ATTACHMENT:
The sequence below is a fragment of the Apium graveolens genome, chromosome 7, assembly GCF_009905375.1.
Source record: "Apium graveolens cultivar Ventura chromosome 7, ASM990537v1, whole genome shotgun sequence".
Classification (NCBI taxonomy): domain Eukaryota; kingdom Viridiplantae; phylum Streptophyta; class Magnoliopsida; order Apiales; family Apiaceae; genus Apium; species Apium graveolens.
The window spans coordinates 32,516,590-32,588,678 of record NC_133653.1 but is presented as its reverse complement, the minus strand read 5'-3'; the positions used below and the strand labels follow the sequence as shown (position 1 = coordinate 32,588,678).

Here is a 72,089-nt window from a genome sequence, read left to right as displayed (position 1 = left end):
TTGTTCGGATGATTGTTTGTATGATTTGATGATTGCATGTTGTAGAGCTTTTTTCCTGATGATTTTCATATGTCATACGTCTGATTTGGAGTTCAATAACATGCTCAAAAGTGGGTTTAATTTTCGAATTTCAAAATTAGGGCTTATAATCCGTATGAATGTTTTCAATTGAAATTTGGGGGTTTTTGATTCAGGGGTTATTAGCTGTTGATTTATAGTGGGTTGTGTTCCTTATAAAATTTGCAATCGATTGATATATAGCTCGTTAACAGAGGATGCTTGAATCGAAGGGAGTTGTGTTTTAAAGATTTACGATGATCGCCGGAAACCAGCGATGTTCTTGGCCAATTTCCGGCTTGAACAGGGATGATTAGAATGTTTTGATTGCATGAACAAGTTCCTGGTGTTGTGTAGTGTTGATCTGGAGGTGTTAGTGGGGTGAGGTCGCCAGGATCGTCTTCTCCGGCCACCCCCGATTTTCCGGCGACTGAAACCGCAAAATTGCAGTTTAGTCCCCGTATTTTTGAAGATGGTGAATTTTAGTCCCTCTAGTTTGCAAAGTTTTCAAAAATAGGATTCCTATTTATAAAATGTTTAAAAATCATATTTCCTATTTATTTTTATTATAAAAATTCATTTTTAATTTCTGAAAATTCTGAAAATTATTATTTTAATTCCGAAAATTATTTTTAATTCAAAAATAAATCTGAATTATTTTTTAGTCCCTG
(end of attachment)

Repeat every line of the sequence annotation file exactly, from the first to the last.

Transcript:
The sequence below is a fragment of the Apium graveolens genome, chromosome 7, assembly GCF_009905375.1.
Source record: "Apium graveolens cultivar Ventura chromosome 7, ASM990537v1, whole genome shotgun sequence".
Classification (NCBI taxonomy): domain Eukaryota; kingdom Viridiplantae; phylum Streptophyta; class Magnoliopsida; order Apiales; family Apiaceae; genus Apium; species Apium graveolens.
The window spans coordinates 32,516,590-32,588,678 of record NC_133653.1 but is presented as its reverse complement, the minus strand read 5'-3'; the positions used below and the strand labels follow the sequence as shown (position 1 = coordinate 32,588,678).

Here is a 72,089-nt window from a genome sequence, read left to right as displayed (position 1 = left end):
TTGTTCGGATGATTGTTTGTATGATTTGATGATTGCATGTTGTAGAGCTTTTTTCCTGATGATTTTCATATGTCATACGTCTGATTTGGAGTTCAATAACATGCTCAAAAGTGGGTTTAATTTTCGAATTTCAAAATTAGGGCTTATAATCCGTATGAATGTTTTCAATTGAAATTTGGGGGTTTTTGATTCAGGGGTTATTAGCTGTTGATTTATAGTGGGTTGTGTTCCTTATAAAATTTGCAATCGATTGATATATAGCTCGTTAACAGAGGATGCTTGAATCGAAGGGAGTTGTGTTTTAAAGATTTACGATGATCGCCGGAAACCAGCGATGTTCTTGGCCAATTTCCGGCTTGAACAGGGATGATTAGAATGTTTTGATTGCATGAACAAGTTCCTGGTGTTGTGTAGTGTTGATCTGGAGGTGTTAGTGGGGTGAGGTCGCCAGGATCGTCTTCTCCGGCCACCCCCGATTTTCCGGCGACTGAAACCGCAAAATTGCAGTTTAGTCCCCGTATTTTTGAAGATGGTGAATTTTAGTCCCTCTAGTTTGCAAAGTTTTCAAAAATAGGATTCCTATTTATAAAATGTTTAAAAATCATATTTCCTATTTATTTTTATTATAAAAATTCATTTTTAATTTCTGAAAATTCTGAAAATTATTATTTTAATTCCGAAAATTATTTTTAATTCAAAAATAAATCTGAATTATTTTTTAGTCCCTG